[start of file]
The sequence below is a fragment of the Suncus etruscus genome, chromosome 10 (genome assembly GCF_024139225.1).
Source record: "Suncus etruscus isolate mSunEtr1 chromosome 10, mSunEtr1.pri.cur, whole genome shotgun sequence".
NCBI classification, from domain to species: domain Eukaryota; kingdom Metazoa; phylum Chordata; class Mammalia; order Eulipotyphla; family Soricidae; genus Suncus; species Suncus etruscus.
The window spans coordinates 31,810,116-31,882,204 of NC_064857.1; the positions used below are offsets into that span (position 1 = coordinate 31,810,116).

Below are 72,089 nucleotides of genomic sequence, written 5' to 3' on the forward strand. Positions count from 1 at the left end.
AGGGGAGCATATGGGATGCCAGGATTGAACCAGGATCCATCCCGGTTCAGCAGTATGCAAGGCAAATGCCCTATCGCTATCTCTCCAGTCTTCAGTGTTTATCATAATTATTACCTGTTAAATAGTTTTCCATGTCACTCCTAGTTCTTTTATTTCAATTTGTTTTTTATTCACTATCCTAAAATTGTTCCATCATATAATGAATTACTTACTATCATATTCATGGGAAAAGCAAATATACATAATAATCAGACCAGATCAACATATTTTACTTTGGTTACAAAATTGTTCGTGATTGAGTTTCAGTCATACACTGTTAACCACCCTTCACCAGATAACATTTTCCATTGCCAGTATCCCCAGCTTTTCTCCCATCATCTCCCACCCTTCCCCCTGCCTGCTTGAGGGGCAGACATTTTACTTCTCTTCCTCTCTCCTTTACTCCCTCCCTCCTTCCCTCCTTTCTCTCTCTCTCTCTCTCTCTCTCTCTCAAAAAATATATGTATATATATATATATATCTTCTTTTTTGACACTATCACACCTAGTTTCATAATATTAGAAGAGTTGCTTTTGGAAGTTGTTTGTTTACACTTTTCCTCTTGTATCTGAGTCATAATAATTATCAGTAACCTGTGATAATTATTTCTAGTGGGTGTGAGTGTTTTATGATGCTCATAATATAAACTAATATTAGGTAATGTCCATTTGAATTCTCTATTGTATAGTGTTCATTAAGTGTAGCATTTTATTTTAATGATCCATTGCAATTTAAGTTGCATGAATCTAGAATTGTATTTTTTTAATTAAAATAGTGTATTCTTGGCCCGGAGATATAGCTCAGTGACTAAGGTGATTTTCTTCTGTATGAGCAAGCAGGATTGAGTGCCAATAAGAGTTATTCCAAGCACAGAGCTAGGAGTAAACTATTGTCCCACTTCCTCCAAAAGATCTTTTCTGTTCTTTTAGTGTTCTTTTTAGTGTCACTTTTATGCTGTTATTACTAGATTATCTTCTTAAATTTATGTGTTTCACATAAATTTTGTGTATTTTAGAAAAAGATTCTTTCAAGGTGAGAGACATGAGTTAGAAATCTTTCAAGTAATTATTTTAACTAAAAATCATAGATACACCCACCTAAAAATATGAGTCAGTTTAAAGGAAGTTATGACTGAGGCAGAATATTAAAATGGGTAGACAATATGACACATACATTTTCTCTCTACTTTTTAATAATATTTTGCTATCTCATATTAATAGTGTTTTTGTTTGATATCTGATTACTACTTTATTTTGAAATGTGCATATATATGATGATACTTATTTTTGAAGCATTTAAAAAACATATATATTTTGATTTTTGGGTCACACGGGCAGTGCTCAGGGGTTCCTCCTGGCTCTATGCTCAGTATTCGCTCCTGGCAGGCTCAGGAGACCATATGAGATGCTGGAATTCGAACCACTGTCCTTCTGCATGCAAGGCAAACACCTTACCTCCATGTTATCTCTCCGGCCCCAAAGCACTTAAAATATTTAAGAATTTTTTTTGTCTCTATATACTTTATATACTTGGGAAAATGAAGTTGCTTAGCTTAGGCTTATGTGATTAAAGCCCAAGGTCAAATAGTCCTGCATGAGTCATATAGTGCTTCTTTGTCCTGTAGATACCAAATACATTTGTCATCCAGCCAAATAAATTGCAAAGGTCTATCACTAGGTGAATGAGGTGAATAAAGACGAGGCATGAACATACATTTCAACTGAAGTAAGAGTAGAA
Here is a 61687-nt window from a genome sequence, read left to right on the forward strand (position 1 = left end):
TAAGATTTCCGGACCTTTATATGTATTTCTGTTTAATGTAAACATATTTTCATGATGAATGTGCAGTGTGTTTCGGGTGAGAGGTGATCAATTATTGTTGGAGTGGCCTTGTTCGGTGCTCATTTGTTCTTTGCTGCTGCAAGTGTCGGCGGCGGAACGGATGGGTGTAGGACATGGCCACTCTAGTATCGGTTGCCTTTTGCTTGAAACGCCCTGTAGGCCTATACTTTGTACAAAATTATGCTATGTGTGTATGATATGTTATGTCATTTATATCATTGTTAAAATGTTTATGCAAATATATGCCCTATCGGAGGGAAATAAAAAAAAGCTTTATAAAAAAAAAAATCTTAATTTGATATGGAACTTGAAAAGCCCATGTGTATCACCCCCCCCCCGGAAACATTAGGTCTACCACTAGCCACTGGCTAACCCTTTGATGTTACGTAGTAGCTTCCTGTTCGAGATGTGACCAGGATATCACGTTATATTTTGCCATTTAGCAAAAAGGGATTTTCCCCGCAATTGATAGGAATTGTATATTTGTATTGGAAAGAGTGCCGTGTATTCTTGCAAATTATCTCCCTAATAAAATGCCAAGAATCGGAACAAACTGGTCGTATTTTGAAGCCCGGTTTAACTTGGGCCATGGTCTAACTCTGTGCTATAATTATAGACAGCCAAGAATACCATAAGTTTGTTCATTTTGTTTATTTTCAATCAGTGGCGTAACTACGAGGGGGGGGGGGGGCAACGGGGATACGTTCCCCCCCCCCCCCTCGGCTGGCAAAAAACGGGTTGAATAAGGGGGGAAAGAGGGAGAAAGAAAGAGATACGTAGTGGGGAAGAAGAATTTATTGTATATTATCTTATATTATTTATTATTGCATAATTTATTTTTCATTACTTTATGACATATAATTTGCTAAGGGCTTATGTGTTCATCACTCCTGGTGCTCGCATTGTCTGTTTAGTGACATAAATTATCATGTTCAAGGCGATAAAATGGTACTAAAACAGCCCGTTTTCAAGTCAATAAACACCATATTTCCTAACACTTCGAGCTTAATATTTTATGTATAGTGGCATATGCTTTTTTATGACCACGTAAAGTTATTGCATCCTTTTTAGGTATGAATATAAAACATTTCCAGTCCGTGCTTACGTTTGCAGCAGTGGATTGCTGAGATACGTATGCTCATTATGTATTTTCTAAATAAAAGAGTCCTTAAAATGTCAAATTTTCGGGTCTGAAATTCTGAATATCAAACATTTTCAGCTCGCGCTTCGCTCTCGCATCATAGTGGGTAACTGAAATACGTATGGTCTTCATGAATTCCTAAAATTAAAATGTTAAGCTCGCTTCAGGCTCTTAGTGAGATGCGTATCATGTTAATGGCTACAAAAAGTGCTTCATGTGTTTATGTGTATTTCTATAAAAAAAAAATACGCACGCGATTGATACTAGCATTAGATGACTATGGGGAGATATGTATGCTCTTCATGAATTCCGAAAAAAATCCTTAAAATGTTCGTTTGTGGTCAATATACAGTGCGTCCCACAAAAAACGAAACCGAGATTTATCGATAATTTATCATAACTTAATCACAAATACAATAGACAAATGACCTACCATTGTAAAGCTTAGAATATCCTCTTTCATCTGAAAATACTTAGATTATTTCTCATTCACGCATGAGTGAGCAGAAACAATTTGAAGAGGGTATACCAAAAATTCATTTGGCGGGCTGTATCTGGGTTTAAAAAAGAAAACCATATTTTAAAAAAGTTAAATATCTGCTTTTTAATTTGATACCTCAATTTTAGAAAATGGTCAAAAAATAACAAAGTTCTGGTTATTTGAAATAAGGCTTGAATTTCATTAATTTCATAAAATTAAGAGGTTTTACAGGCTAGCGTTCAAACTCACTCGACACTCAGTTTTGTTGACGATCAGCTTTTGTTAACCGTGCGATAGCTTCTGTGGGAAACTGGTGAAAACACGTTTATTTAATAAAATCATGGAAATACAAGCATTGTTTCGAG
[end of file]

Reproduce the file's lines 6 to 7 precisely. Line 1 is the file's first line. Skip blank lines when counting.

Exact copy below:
AGGGGAGCATATGGGATGCCAGGATTGAACCAGGATCCATCCCGGTTCAGCAGTATGCAAGGCAAATGCCCTATCGCTATCTCTCCAGTCTTCAGTGTTTATCATAATTATTACCTGTTAAATAGTTTTCCATGTCACTCCTAGTTCTTTTATTTCAATTTGTTTTTTATTCACTATCCTAAAATTGTTCCATCATATAATGAATTACTTACTATCATATTCATGGGAAAAGCAAATATACATAATAATCAGACCAGATCAACATATTTTACTTTGGTTACAAAATTGTTCGTGATTGAGTTTCAGTCATACACTGTTAACCACCCTTCACCAGATAACATTTTCCATTGCCAGTATCCCCAGCTTTTCTCCCATCATCTCCCACCCTTCCCCCTGCCTGCTTGAGGGGCAGACATTTTACTTCTCTTCCTCTCTCCTTTACTCCCTCCCTCCTTCCCTCCTTTCTCTCTCTCTCTCTCTCTCTCTCTCTCAAAAAATATATGTATATATATATATATATCTTCTTTTTTGACACTATCACACCTAGTTTCATAATATTAGAAGAGTTGCTTTTGGAAGTTGTTTGTTTACACTTTTCCTCTTGTATCTGAGTCATAATAATTATCAGTAACCTGTGATAATTATTTCTAGTGGGTGTGAGTGTTTTATGATGCTCATAATATAAACTAATATTAGGTAATGTCCATTTGAATTCTCTATTGTATAGTGTTCATTAAGTGTAGCATTTTATTTTAATGATCCATTGCAATTTAAGTTGCATGAATCTAGAATTGTATTTTTTTAATTAAAATAGTGTATTCTTGGCCCGGAGATATAGCTCAGTGACTAAGGTGATTTTCTTCTGTATGAGCAAGCAGGATTGAGTGCCAATAAGAGTTATTCCAAGCACAGAGCTAGGAGTAAACTATTGTCCCACTTCCTCCAAAAGATCTTTTCTGTTCTTTTAGTGTTCTTTTTAGTGTCACTTTTATGCTGTTATTACTAGATTATCTTCTTAAATTTATGTGTTTCACATAAATTTTGTGTATTTTAGAAAAAGATTCTTTCAAGGTGAGAGACATGAGTTAGAAATCTTTCAAGTAATTATTTTAACTAAAAATCATAGATACACCCACCTAAAAATATGAGTCAGTTTAAAGGAAGTTATGACTGAGGCAGAATATTAAAATGGGTAGACAATATGACACATACATTTTCTCTCTACTTTTTAATAATATTTTGCTATCTCATATTAATAGTGTTTTTGTTTGATATCTGATTACTACTTTATTTTGAAATGTGCATATATATGATGATACTTATTTTTGAAGCATTTAAAAAACATATATATTTTGATTTTTGGGTCACACGGGCAGTGCTCAGGGGTTCCTCCTGGCTCTATGCTCAGTATTCGCTCCTGGCAGGCTCAGGAGACCATATGAGATGCTGGAATTCGAACCACTGTCCTTCTGCATGCAAGGCAAACACCTTACCTCCATGTTATCTCTCCGGCCCCAAAGCACTTAAAATATTTAAGAATTTTTTTTGTCTCTATATACTTTATATACTTGGGAAAATGAAGTTGCTTAGCTTAGGCTTATGTGATTAAAGCCCAAGGTCAAATAGTCCTGCATGAGTCATATAGTGCTTCTTTGTCCTGTAGATACCAAATACATTTGTCATCCAGCCAAATAAATTGCAAAGGTCTATCACTAGGTGAATGAGGTGAATAAAGACGAGGCATGAACATACATTTCAACTGAAGTAAGAGTAGAA
Here is a 61687-nt window from a genome sequence, read left to right on the forward strand (position 1 = left end):